How do you solve the inequality #x^2+ 3x>10#?

1 Answer
Jun 18, 2015

Answer:

This inequality is equivalent to #(x+5)(x-2) > 0# which is satisfied for #x in (-oo, -5) uu (2, oo)#

Explanation:

First subtract #10# from both sides to get #x^2 + 3x - 10 > 0#

#f(x) = x^2 + 3x - 10# is a well behaved, continuous function, so the truth of the inequality will only change at the points where #f(x) = 0#.

#f(x) = x^2+3x - 10 = (x+5)(x-2)#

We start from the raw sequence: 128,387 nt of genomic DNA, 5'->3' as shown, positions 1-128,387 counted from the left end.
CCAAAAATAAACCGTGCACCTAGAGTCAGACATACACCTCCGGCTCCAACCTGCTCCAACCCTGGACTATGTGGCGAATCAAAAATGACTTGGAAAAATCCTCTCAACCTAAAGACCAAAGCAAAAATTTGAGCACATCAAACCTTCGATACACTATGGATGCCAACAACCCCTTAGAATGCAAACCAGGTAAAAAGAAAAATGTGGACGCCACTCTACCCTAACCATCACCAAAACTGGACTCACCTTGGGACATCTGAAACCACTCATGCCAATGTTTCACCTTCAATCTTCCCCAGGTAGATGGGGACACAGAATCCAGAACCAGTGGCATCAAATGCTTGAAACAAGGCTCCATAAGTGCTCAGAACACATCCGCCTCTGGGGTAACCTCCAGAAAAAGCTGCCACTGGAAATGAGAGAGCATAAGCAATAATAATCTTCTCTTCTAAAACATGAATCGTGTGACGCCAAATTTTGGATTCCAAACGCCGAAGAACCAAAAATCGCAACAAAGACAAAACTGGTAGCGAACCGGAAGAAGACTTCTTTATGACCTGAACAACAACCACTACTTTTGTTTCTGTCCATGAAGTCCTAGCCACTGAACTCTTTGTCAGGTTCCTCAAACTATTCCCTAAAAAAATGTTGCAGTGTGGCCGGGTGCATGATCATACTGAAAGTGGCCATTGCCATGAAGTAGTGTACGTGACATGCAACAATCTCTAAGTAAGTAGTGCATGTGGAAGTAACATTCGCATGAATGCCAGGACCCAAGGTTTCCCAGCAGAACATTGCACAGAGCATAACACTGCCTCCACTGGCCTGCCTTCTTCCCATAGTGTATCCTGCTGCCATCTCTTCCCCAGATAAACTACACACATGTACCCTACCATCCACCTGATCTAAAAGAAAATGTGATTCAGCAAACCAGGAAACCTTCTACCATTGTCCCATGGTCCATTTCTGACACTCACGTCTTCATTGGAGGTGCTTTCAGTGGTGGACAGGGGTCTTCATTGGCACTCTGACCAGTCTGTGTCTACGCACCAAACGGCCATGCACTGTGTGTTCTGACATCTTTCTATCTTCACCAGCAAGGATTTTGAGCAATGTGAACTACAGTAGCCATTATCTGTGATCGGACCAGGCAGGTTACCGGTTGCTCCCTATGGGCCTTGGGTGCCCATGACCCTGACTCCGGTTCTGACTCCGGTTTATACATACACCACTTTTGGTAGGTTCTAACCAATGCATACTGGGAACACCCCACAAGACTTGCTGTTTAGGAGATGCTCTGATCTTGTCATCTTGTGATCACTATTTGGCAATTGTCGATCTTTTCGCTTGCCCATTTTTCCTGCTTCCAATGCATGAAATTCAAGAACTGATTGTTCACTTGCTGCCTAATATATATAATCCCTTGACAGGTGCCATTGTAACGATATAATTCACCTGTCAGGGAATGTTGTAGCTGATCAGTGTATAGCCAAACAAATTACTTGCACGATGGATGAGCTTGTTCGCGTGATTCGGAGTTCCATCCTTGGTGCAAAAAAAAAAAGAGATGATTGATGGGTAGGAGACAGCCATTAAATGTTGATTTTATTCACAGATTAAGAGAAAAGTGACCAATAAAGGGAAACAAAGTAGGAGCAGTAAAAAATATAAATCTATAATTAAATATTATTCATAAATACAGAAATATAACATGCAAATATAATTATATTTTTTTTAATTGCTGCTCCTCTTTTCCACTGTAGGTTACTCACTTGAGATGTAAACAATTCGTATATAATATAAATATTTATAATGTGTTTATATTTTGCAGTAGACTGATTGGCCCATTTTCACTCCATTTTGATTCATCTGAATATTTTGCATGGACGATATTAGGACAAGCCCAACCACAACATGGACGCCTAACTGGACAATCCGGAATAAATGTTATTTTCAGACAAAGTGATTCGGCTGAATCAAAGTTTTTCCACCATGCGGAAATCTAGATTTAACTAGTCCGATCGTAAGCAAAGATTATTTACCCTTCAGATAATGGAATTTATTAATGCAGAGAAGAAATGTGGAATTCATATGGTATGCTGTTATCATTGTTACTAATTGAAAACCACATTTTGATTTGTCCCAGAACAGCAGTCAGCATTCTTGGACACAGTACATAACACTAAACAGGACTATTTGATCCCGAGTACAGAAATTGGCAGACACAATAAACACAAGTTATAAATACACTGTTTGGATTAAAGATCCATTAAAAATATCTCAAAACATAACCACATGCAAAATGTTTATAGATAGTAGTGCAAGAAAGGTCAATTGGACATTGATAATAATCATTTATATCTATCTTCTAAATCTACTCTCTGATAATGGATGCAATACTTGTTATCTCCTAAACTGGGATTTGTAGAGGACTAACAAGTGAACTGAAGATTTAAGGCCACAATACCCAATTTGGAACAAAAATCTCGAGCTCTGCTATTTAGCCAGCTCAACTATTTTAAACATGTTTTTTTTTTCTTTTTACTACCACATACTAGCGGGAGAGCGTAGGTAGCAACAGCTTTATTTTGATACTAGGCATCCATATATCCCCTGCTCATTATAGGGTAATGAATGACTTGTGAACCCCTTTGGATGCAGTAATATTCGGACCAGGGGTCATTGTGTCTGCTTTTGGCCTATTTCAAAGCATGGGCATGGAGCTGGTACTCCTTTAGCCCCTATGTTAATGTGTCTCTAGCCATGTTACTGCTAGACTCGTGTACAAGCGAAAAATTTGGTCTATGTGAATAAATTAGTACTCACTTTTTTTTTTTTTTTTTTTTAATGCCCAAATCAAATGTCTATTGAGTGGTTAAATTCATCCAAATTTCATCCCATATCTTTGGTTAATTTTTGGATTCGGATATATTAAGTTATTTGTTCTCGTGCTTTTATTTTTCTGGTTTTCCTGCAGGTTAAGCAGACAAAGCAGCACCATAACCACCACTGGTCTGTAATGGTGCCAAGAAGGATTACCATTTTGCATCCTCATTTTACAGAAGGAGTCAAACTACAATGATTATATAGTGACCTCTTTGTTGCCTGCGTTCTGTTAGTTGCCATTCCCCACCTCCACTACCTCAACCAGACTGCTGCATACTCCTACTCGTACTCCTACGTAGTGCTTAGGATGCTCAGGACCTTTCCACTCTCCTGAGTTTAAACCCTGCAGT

so #f(-5) = f(2) = 0#

Since we are looking for #f(x) > 0#, there are only three ranges we need to look at:

#(-oo, -5)# : #(x+5) < 0# and #(x-2) < 0#, so #f(x) > 0#

#(-5, 2)# : #(x+5) > 0#, #(x-2) < 0#, so #f(x) < 0#

#(2, oo)# : #(x+5) > 0# and #(x-2) > 0#, so #f(x) > 0#

Putting these cases together:

#f(x) > 0# for #x in (-oo, -5) uu (2, oo)#